Rajeev Chandrasekhar, MP Rajya Sabha

“What is Aadhaar? There is enormous confusion. That Aadhaar will identify people who are entitled for subsidy. No. Aadhaar doesn’t determine who is eligible and who isn’t,” Jairam Ramesh

But Aadhaar has been mythologised during the previous government by its creators into some technology super force that will transform governance in a miraculous manner. I even read an article recently that compared Aadhaar to some revolution and quoted a 1930s historian, Will Durant. Rajeev Chandrasekhar, Rajya Sabha MP

“I know you will say that it is not mandatory. But, it is compulsorily mandatorily voluntary,” Jairam Ramesh, Rajya Saba April 2017.

August 24, 2017: The nine-judge Constitution Bench rules that right to privacy is “intrinsic to life and liberty” and is inherently protected under the various fundamental freedoms enshrined under Part III of the Indian Constitution

"Never doubt that a small group of thoughtful, committed citizens can change the World; indeed it's the only thing that ever has"

“Arguing that you don’t care about the right to privacy because you have nothing to hide is no different than saying you don’t care about free speech because you have nothing to say.” - Edward Snowden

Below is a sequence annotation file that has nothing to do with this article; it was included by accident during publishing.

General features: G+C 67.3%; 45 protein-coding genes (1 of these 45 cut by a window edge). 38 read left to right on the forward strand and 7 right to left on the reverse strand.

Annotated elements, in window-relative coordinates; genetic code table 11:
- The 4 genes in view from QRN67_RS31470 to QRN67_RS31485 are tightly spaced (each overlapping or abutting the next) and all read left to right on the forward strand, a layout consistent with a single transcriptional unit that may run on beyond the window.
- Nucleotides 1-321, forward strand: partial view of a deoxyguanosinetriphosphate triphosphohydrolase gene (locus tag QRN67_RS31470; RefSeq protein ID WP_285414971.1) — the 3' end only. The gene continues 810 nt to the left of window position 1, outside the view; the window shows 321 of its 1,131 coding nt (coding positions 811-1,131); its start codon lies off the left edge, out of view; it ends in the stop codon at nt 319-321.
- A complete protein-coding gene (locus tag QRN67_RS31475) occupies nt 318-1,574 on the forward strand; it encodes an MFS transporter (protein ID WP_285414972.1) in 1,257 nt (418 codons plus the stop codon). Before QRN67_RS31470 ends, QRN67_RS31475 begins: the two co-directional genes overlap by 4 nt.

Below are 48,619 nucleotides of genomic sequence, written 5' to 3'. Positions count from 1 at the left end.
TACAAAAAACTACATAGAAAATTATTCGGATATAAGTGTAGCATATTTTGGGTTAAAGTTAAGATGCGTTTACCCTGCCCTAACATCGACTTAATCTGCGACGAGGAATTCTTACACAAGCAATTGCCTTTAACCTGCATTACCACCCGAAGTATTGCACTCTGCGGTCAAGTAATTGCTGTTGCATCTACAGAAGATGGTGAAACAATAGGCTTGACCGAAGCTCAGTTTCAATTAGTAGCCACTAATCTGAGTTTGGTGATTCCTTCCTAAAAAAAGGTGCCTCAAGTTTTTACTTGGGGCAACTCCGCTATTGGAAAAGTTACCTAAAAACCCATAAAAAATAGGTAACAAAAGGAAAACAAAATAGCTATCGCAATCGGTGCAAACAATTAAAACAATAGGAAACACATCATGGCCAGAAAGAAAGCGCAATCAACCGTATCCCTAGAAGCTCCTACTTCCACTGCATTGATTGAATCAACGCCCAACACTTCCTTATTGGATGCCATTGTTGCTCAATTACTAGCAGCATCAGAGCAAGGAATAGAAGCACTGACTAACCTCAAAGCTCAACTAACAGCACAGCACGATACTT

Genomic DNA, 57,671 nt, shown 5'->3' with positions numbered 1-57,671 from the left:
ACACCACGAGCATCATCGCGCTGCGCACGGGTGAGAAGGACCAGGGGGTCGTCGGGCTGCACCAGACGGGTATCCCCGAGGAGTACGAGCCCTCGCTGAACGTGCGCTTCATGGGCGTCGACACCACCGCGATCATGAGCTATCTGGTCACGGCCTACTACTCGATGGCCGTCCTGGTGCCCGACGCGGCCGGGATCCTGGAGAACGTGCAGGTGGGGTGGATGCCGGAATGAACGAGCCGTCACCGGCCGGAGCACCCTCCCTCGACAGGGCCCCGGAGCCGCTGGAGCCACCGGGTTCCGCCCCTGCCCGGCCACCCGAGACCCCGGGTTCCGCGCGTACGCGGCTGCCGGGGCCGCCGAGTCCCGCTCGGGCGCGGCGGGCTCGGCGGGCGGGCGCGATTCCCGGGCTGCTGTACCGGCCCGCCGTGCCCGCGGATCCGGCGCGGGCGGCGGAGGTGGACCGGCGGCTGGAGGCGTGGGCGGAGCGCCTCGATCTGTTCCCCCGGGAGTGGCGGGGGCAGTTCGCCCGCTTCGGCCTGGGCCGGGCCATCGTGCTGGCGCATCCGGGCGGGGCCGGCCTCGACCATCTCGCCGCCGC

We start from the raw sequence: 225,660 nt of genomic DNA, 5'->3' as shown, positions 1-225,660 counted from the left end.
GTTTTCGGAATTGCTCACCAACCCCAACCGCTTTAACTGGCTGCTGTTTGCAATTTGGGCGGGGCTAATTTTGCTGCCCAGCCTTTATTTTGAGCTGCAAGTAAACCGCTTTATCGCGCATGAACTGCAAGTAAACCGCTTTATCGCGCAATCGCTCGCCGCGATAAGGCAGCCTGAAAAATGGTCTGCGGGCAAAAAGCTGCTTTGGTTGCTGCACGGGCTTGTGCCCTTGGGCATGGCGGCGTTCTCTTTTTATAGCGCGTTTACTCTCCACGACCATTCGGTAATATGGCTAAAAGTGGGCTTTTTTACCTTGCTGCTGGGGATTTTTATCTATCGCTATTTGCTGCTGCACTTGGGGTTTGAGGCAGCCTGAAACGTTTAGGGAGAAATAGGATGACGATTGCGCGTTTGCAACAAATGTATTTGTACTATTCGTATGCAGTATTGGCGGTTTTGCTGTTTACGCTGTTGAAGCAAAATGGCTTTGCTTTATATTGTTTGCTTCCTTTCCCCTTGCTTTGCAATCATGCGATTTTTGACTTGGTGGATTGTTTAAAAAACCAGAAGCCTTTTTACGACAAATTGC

Special

Here is what the Parliament Standing Committee on Finance, which examined the draft N I A Bill said.

1. There is no feasibility study of the project]

2. The project was approved in haste

3. The system has far-reaching consequences for national security

4. The project is directionless with no clarity of purpose

5. It is built on unreliable and untested technology

6. The exercise becomes futile in case the project does not continue beyond the present number of 200 million enrolments

7. There is lack of coordination and difference of views between various departments and ministries of government on the project

Quotes

What was said before the elections:

NPR & UID aiding Aliens – Narendra Modi